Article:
Danny Donahue (Paul Rudd, "Knocked Up," "The Ten") is thoroughly unhappy after ten years shilling an energy drink as a drug alternative at High Schools along with his colleague, corporate Minotaur mascot Wheeler (Seann William Scott, "American Pie," "The Promotion"). After Danny's live-in girlfriend Beth (Elizabeth Banks, "W.," "Zack and Miri Make a Porno") dumps him, Danny takes his day out on a cop and tow truck driver and he and Wheeler get sentenced to 150 hours of community service as "Role Models."
Star Rudd gets his first screenplay credit with his "Wet Hot American Summer" and "The Ten" collaborator director David Wain in this Judd Apatow-styled raunch mixed with sweet comedy that's been hyping itself as this year's "Superbad." While it's not even close to that anarchistic yet knowing buddy flick, "Role Models" should please its target audience.
Danny, who has lost any joy in life, and his self-proclaimed friend, horndog partier Wheeler, find themselves signed up with Sturdy Wings, a type of Big Brother/Big Sister organization run by former addict Gayle Sweeny (Jane Lynch, "The 40-Year Old Virgin," "The Rocker"), a woman who uses her past aggressively, to say the least. She saddles the duo with two of her hardest luck cases. Danny gets assigned to her oldest 'Little,' Augie Farks (Christopher Mintz-Plasse, "Superbad's" McLovin'), a nerd who has totally withdrawn into the fantasy land of his role-playing game Laire. Wheeler's the 'Big" to Ronnie Shields (Bobb'e J. Thompson, "Fred Claus"), a pint-sized foul-mouthed kid who's gone through eight volunteers in eight days. Danny and Augie only find commonality in their equal desire to be free of each other, but after a day of abuse, Wheeler connects with Ronnie via raunchy sex talk and rock n' roll. Both, of course, mess up badly and both redeem themselves, Danny doubly so as he wins back Beth.
But like its lead characters, the film is bipolar. Once Danny and Wheeler are assigned their charges, the film splits in two. Danny sulks through Augie's role playing games, becoming moved to action when Laire's King Argotron (Ken Jeong, "Knocked Up") unfairly throws Augie out. Wheeler teaches Ronnie the art of eyeing boobies, but follows his own muse to the detriment of responsibility. Danny really rises to the occasion after witnessing Augie's treatment by his mother (Kerri Kenney-Silver, TV's "Reno 911!," "The Ten") and her boyfriend (Ken Marino, "The Ten"), who push the kid to fit in over supporting his interests. Ronnie's parental background makes no sense, as his loving and devoted mom Karen (Nicole Randall Johnson, "In Her Shoes") and the home she provides offer no foundation for his aggressive acting out. The whole comes together on the battlefield, Danny and Wheeler reunited through Augie's bid for redemption and Wheeler's love of Kiss.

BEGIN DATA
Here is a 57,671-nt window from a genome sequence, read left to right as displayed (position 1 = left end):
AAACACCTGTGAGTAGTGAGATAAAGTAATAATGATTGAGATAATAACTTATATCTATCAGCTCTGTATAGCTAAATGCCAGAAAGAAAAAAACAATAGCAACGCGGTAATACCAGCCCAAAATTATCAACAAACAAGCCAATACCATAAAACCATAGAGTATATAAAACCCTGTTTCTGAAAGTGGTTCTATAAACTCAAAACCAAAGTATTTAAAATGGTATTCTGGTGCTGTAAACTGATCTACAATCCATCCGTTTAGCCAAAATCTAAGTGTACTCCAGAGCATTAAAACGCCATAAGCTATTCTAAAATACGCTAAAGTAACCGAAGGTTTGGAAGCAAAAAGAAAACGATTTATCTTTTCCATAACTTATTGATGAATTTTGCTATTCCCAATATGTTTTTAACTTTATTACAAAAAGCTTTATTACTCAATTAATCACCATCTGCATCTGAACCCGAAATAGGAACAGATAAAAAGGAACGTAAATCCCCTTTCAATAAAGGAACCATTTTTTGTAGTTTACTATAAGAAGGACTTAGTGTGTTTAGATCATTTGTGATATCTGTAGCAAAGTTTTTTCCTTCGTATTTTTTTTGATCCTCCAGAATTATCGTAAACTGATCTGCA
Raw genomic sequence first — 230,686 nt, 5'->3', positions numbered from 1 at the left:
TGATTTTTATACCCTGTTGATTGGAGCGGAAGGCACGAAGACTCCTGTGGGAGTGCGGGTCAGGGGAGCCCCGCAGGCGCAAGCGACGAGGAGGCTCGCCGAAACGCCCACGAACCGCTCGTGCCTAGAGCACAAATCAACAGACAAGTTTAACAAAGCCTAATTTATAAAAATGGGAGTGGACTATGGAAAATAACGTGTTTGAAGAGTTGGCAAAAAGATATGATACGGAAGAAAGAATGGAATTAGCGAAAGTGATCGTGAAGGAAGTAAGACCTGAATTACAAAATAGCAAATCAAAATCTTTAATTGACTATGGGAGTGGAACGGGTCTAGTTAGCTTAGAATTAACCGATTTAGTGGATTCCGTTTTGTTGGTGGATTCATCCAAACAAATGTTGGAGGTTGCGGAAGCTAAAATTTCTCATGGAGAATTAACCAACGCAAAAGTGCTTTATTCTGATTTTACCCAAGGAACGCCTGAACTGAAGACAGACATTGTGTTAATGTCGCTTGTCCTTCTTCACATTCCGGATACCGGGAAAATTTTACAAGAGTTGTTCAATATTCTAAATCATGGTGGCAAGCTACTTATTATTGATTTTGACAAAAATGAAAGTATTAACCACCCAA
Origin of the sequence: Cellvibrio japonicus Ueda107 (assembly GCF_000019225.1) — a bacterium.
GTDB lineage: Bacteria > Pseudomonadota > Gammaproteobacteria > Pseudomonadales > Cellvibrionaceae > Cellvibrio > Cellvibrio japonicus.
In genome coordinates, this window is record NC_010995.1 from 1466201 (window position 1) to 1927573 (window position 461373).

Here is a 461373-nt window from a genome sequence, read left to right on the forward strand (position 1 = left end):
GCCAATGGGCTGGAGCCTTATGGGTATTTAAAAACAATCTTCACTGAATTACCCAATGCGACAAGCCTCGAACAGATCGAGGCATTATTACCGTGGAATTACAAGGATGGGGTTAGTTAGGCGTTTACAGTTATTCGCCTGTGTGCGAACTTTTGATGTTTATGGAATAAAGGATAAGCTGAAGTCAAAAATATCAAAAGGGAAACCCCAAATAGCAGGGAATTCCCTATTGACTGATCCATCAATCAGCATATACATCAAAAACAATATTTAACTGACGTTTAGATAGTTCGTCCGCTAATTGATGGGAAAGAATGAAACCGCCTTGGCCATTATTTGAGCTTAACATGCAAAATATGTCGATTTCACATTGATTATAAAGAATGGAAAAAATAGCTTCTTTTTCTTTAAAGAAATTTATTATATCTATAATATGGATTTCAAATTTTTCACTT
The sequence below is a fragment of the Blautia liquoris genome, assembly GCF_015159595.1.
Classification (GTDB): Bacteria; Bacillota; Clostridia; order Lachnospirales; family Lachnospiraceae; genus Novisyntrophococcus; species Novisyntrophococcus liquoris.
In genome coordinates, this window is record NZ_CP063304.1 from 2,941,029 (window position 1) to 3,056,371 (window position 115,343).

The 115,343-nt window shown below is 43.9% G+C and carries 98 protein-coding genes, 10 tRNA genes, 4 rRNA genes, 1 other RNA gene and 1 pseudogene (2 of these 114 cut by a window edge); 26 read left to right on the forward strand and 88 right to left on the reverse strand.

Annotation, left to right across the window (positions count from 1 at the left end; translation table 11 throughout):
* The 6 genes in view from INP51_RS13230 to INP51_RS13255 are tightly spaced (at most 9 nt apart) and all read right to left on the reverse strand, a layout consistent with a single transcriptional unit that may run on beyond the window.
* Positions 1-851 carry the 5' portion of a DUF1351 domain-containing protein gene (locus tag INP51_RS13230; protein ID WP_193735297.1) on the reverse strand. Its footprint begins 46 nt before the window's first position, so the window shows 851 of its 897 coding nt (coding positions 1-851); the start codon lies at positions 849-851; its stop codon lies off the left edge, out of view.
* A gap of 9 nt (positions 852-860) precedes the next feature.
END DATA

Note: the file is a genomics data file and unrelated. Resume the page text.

"Role Models" finds its humor in excess, the best of it from supporting players. Jane Lynch is at her most inspired as the do-gooder both warped by and excessively proud of her drug snorting wanton ways - she flaunts her former cocaine habit like a battle scar and gets juvenile yet creepy with her bagel dogs. Also good is Matt Walsh ("Be Kind Rewind," "Semi-Pro") as Augie's adult idol, Laire's Davith of Glencracken, the epitome of a Renaissance Faire player. Thompson has the benefit of the shock value of R-rated dialogue coming from the mouth of a small black kid, but he also spikes it with conviction. Mintz-Plasse is more teenage outcast, but has a little fun with medieval sexual innuendo. We've seen the hangdog husband and hellacious horndog from Rudd and Scott before and they play their types as expected. Poor Elizabeth Banks is stuck playing the responsible adult.
"Role Models" is rarely laugh out loud funny, nor does it aim as high as "Superbad" in its buddy bonding insights, but it's amiably inappropriate and good for a few smiles and chuckles.
Robin did not see this film.
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